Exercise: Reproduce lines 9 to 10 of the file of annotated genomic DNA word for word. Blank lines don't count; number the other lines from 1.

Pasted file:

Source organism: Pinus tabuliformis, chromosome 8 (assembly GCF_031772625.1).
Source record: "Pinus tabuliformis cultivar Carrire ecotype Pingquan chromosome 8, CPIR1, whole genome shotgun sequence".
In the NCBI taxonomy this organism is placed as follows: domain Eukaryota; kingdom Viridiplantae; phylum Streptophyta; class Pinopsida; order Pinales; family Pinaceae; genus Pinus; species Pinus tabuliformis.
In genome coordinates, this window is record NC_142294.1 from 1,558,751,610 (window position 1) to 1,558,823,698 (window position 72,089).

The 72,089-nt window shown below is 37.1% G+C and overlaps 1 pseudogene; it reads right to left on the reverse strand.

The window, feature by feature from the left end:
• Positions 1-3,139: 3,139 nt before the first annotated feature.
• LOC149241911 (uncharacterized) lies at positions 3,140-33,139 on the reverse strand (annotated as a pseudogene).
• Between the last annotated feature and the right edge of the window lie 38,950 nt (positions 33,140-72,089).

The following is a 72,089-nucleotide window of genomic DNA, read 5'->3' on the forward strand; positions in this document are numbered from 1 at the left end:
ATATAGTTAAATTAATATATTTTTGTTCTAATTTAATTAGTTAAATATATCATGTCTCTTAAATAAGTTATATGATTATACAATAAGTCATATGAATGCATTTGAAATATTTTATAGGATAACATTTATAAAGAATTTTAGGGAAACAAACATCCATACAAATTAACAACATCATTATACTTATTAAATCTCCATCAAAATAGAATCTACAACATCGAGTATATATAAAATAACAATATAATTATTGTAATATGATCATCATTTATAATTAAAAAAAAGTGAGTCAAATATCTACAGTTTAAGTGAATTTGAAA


• Between the last annotated feature and the right edge of the window lie 38,950 nt (positions 33,140-72,089).

The following is a 72,089-nucleotide window of genomic DNA, read 5'->3' on the forward strand; positions in this document are numbered from 1 at the left end: